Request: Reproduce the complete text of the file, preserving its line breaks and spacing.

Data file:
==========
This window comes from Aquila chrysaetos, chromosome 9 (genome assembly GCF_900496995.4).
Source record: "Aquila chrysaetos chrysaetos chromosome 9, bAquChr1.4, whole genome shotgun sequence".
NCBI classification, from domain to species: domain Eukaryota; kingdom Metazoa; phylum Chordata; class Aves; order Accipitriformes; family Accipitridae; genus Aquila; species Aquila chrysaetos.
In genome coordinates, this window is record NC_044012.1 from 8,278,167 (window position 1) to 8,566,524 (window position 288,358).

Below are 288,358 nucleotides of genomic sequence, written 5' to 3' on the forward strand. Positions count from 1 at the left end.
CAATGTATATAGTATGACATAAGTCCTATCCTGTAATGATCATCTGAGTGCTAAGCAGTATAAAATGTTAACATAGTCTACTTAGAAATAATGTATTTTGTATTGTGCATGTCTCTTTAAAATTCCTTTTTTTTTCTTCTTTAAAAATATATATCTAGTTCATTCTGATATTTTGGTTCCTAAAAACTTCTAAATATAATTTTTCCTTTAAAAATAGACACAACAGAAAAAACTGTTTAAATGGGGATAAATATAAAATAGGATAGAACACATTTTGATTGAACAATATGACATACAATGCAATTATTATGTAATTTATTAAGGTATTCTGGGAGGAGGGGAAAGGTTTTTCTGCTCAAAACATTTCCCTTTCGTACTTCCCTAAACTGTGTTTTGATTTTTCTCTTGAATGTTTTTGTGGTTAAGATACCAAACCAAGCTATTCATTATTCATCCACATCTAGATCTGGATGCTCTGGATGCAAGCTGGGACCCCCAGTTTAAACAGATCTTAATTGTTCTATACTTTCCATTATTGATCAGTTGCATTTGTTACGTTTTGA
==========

This window comes from Aquila chrysaetos, chromosome 9 (genome assembly GCF_900496995.4).
Source record: "Aquila chrysaetos chrysaetos chromosome 9, bAquChr1.4, whole genome shotgun sequence".
NCBI classification, from domain to species: domain Eukaryota; kingdom Metazoa; phylum Chordata; class Aves; order Accipitriformes; family Accipitridae; genus Aquila; species Aquila chrysaetos.
In genome coordinates, this window is record NC_044012.1 from 8,278,167 (window position 1) to 8,566,524 (window position 288,358).

Below are 288,358 nucleotides of genomic sequence, written 5' to 3' on the forward strand. Positions count from 1 at the left end.
CAATGTATATAGTATGACATAAGTCCTATCCTGTAATGATCATCTGAGTGCTAAGCAGTATAAAATGTTAACATAGTCTACTTAGAAATAATGTATTTTGTATTGTGCATGTCTCTTTAAAATTCCTTTTTTTTTCTTCTTTAAAAATATATATCTAGTTCATTCTGATATTTTGGTTCCTAAAAACTTCTAAATATAATTTTTCCTTTAAAAATAGACACAACAGAAAAAACTGTTTAAATGGGGATAAATATAAAATAGGATAGAACACATTTTGATTGAACAATATGACATACAATGCAATTATTATGTAATTTATTAAGGTATTCTGGGAGGAGGGGAAAGGTTTTTCTGCTCAAAACATTTCCCTTTCGTACTTCCCTAAACTGTGTTTTGATTTTTCTCTTGAATGTTTTTGTGGTTAAGATACCAAACCAAGCTATTCATTATTCATCCACATCTAGATCTGGATGCTCTGGATGCAAGCTGGGACCCCCAGTTTAAACAGATCTTAATTGTTCTATACTTTCCATTATTGATCAGTTGCATTTGTTACGTTTTGA